Typhoon Jebi's violent winds likely caused nine ships to drift despite being anchored, including the tanker that crashed into the bridge to Kansai International Airport, the Fifth Regional Coast Guard Headquarters in Kobe, Hyogo Prefecture, has told the Mainichi Shimbun.
The 2,591-ton tanker Houn Maru, which collided with the only bridge connecting the airport on an artificial island to the mainland, was anchored outside of the evacuation area where ships are recommended to stay during a storm, along with several other ships. The coast guard is investigating if there were any problems in the way the ship was handled during the typhoon.
According to coast guard officials and other people, the Houn Maru smashed into the bridge around 1 p.m. on Sept. 4. The tanker was one of the nine ships that were dragging anchor at that time, and the coast guard had warned them of their status via maritime telephone. The ships were among some 50 vessels that were moored in the surrounding area at the time of the storm. Only the Houn Maru ended up causing an accident.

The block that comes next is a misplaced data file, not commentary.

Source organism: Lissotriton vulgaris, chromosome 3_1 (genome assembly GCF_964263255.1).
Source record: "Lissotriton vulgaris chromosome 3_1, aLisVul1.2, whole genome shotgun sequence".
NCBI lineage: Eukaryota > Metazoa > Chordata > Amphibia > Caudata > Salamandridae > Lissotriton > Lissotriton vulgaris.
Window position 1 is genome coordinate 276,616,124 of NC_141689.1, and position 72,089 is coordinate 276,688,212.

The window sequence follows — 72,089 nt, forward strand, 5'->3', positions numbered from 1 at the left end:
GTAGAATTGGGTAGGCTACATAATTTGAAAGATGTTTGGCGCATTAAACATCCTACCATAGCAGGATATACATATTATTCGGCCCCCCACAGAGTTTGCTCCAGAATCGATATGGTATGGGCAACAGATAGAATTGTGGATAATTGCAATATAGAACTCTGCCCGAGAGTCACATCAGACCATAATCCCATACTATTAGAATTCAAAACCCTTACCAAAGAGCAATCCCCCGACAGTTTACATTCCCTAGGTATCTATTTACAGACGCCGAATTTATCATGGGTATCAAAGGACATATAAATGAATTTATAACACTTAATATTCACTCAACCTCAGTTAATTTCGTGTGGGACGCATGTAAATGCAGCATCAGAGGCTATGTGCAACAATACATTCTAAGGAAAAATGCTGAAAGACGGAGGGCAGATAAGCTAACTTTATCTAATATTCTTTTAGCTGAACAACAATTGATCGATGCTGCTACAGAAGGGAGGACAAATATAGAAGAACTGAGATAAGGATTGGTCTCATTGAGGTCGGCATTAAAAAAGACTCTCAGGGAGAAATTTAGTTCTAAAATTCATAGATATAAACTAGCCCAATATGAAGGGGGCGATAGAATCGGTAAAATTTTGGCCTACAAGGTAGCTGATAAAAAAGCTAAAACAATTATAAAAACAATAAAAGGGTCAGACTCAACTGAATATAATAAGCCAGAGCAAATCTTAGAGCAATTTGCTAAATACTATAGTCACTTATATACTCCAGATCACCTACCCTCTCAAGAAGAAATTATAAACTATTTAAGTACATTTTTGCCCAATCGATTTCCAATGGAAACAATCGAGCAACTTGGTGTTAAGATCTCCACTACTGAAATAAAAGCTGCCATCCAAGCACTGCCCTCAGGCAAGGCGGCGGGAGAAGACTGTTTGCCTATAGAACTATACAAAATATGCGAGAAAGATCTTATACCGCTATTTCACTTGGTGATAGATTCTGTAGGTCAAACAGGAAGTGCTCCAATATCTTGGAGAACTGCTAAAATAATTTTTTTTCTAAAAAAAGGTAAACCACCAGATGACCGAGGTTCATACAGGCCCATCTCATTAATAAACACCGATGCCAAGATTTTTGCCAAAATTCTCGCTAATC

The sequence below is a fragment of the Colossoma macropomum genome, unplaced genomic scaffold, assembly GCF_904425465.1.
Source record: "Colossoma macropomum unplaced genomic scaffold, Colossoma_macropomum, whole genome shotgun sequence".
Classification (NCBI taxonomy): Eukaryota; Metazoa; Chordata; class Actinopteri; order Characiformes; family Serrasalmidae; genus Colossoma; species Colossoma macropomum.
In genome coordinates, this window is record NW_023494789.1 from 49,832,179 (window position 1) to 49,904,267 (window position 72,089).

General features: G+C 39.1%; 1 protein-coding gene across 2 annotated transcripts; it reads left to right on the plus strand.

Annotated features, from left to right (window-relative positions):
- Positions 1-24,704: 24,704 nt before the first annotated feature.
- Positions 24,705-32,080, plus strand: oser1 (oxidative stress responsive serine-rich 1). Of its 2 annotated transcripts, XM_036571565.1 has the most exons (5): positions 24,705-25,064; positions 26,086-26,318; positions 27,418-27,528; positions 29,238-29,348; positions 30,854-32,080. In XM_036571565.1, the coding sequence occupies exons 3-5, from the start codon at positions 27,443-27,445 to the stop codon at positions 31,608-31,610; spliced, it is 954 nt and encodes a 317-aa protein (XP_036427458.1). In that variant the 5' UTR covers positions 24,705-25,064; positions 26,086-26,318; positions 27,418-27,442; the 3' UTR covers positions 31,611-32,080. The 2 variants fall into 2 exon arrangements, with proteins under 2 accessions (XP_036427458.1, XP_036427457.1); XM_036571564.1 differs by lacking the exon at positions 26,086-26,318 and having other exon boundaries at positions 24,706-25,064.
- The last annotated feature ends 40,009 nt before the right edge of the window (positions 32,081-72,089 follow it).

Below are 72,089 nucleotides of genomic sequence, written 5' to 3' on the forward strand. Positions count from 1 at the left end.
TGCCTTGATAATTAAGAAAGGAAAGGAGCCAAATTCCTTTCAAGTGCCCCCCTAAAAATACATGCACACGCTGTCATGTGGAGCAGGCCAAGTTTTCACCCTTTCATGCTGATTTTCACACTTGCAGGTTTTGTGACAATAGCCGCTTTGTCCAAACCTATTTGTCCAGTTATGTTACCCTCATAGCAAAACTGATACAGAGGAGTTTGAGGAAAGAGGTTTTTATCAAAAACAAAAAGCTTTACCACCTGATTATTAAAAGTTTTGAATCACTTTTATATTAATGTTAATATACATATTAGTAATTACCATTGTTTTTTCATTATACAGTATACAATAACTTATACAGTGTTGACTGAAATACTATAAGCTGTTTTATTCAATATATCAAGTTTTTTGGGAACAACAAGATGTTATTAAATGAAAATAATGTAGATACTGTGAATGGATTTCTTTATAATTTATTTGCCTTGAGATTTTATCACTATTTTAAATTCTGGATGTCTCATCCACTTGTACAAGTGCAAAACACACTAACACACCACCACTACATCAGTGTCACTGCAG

The coast guard suggests shipping companies anchor ships 5.5 kilometers or more from the seawalls of Kansai airport to prevent collisions due to vessels dragging anchor. However, a captain has the right to make the final decision, as the guideline is not legally-binding. Houn Maru was anchored 1.6 kilometers southeast of the seawalls, and there were other ships nearby.
According to Tokyo-based Tsurumi Sunmarine Co., the operator of the Houn Maru, the wind gauge installed in the tanker exceeded the maximum 60 meters per second before the collision. The tanker had been swept about 2 kilometers north from where it had been anchored, and the ship was traveling against the wind at full power when it rammed into the bridge. The coast guard is questioning the captain about the circumstances at the time, such as measures taken to avoid the crash.
A Tsurumi Sunmarine official explained that the captain "thought it would be easy to take shelter from the wind and lay anchor in the clay soil near Kansai airport" where the anchor could be stabilized in the shallow water, rather than running the risk of going out to areas more than 5.5 kilometers off the coast during the powerful storm.
(Japanese original by Hayaki Takeda, Osaka City News Department)